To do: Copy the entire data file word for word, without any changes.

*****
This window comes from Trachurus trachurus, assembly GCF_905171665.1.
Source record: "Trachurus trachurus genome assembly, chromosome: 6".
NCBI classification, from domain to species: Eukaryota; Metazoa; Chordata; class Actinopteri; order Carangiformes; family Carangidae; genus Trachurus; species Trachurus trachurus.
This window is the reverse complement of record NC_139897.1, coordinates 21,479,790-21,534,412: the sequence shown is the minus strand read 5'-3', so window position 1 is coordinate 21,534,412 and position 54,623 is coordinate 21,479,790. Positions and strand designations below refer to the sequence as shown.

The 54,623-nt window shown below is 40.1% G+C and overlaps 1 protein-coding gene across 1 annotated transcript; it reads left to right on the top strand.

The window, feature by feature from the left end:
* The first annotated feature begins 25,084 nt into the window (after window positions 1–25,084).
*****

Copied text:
This window comes from Trachurus trachurus, assembly GCF_905171665.1.
Source record: "Trachurus trachurus genome assembly, chromosome: 6".
NCBI classification, from domain to species: Eukaryota; Metazoa; Chordata; class Actinopteri; order Carangiformes; family Carangidae; genus Trachurus; species Trachurus trachurus.
This window is the reverse complement of record NC_139897.1, coordinates 21,479,790-21,534,412: the sequence shown is the minus strand read 5'-3', so window position 1 is coordinate 21,534,412 and position 54,623 is coordinate 21,479,790. Positions and strand designations below refer to the sequence as shown.

The 54,623-nt window shown below is 40.1% G+C and overlaps 1 protein-coding gene across 1 annotated transcript; it reads left to right on the top strand.

The window, feature by feature from the left end:
* The first annotated feature begins 25,084 nt into the window (after window positions 1–25,084).